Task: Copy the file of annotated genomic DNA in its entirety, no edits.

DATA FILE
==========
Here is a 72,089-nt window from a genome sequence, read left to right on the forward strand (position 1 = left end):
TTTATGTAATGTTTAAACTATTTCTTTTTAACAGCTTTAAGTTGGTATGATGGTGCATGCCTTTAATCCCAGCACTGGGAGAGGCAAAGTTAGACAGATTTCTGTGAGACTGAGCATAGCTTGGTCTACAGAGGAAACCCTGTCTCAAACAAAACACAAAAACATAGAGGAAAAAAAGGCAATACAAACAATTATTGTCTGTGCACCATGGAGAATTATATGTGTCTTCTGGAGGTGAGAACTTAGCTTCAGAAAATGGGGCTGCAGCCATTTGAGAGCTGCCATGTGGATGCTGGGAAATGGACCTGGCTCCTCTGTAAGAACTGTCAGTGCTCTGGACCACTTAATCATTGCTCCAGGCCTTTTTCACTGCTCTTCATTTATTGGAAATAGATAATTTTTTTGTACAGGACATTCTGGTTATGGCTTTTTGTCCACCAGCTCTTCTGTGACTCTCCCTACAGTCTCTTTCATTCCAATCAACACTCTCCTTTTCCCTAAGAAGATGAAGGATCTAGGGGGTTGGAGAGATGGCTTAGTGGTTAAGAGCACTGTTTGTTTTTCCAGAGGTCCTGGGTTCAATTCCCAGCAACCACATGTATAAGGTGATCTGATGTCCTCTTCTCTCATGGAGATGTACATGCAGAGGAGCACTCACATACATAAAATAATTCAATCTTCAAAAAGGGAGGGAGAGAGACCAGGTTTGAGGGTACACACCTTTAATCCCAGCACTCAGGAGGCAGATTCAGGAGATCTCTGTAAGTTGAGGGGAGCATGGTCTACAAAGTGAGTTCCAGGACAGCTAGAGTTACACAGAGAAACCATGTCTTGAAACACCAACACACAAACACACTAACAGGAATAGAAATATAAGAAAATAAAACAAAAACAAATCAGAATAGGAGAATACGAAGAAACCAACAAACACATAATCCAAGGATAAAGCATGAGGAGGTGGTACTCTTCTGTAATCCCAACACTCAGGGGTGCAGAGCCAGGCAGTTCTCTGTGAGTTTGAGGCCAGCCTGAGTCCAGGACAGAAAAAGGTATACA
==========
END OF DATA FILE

Here is a 72,089-nt window from a genome sequence, read left to right on the forward strand (position 1 = left end):
TTTATGTAATGTTTAAACTATTTCTTTTTAACAGCTTTAAGTTGGTATGATGGTGCATGCCTTTAATCCCAGCACTGGGAGAGGCAAAGTTAGACAGATTTCTGTGAGACTGAGCATAGCTTGGTCTACAGAGGAAACCCTGTCTCAAACAAAACACAAAAACATAGAGGAAAAAAAGGCAATACAAACAATTATTGTCTGTGCACCATGGAGAATTATATGTGTCTTCTGGAGGTGAGAACTTAGCTTCAGAAAATGGGGCTGCAGCCATTTGAGAGCTGCCATGTGGATGCTGGGAAATGGACCTGGCTCCTCTGTAAGAACTGTCAGTGCTCTGGACCACTTAATCATTGCTCCAGGCCTTTTTCACTGCTCTTCATTTATTGGAAATAGATAATTTTTTTGTACAGGACATTCTGGTTATGGCTTTTTGTCCACCAGCTCTTCTGTGACTCTCCCTACAGTCTCTTTCATTCCAATCAACACTCTCCTTTTCCCTAAGAAGATGAAGGATCTAGGGGGTTGGAGAGATGGCTTAGTGGTTAAGAGCACTGTTTGTTTTTCCAGAGGTCCTGGGTTCAATTCCCAGCAACCACATGTATAAGGTGATCTGATGTCCTCTTCTCTCATGGAGATGTACATGCAGAGGAGCACTCACATACATAAAATAATTCAATCTTCAAAAAGGGAGGGAGAGAGACCAGGTTTGAGGGTACACACCTTTAATCCCAGCACTCAGGAGGCAGATTCAGGAGATCTCTGTAAGTTGAGGGGAGCATGGTCTACAAAGTGAGTTCCAGGACAGCTAGAGTTACACAGAGAAACCATGTCTTGAAACACCAACACACAAACACACTAACAGGAATAGAAATATAAGAAAATAAAACAAAAACAAATCAGAATAGGAGAATACGAAGAAACCAACAAACACATAATCCAAGGATAAAGCATGAGGAGGTGGTACTCTTCTGTAATCCCAACACTCAGGGGTGCAGAGCCAGGCAGTTCTCTGTGAGTTTGAGGCCAGCCTGAGTCCAGGACAGAAAAAGGTATACA